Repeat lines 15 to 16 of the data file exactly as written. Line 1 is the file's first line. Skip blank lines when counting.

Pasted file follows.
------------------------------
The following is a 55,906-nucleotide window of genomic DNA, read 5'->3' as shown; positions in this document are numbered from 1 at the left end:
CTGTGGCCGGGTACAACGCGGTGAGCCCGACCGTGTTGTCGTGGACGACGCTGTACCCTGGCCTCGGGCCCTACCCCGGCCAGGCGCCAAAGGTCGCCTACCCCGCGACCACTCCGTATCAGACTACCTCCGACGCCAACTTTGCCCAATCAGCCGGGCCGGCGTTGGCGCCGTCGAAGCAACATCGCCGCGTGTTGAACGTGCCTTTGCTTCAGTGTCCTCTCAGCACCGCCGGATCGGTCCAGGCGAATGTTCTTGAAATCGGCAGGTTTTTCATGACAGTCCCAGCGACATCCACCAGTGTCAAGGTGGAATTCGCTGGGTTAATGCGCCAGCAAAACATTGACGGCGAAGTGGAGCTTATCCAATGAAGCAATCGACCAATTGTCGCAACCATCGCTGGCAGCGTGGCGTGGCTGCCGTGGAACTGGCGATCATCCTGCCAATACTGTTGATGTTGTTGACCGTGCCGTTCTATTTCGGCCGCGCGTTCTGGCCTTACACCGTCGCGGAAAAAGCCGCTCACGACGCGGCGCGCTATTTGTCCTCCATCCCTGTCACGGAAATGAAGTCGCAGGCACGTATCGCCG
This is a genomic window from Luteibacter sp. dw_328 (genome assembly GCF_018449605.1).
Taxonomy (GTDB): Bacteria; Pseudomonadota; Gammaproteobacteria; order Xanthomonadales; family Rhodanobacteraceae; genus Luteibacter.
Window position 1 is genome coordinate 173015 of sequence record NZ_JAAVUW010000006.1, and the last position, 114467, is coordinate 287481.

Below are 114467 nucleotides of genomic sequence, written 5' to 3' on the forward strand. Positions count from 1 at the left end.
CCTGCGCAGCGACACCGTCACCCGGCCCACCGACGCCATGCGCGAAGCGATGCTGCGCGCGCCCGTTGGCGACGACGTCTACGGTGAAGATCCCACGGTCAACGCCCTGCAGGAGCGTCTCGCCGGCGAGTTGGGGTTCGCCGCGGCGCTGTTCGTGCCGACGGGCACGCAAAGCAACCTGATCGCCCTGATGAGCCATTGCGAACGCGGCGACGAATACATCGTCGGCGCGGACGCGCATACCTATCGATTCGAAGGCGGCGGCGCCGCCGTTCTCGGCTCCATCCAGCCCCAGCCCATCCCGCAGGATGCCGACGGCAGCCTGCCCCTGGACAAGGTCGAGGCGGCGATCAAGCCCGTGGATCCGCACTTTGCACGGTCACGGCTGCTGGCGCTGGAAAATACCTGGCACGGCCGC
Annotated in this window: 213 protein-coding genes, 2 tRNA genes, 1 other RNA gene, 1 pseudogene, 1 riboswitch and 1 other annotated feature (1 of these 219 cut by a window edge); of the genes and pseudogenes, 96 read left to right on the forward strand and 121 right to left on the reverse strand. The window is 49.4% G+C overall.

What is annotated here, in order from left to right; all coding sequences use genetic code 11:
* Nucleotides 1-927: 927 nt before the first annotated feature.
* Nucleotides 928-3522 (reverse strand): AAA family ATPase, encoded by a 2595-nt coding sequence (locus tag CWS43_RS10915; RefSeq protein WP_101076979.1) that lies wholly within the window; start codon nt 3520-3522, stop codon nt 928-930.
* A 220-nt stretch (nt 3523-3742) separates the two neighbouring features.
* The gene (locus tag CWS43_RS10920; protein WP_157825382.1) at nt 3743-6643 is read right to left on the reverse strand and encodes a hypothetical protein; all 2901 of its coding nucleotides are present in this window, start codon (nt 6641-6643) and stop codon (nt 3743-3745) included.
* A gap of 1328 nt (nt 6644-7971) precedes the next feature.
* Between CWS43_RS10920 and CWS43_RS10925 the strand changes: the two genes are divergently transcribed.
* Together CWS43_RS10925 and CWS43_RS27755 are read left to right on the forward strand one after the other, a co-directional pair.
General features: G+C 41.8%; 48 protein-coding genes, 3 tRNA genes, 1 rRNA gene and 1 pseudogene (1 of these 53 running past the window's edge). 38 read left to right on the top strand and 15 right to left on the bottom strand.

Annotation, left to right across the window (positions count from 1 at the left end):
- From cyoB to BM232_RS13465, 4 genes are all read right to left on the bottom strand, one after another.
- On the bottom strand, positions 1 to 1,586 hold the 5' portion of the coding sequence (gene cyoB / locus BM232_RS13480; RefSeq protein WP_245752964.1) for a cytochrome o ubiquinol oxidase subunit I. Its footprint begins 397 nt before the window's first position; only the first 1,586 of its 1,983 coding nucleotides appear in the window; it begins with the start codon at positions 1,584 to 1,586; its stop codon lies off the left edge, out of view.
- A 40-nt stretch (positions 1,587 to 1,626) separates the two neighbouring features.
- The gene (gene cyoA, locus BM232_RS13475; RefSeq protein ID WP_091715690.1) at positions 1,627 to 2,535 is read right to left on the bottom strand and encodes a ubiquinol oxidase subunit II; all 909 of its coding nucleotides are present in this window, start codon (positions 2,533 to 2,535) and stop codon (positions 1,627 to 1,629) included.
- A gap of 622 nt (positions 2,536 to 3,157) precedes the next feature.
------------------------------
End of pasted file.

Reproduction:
* Between CWS43_RS10920 and CWS43_RS10925 the strand changes: the two genes are divergently transcribed.
* Together CWS43_RS10925 and CWS43_RS27755 are read left to right on the forward strand one after the other, a co-directional pair.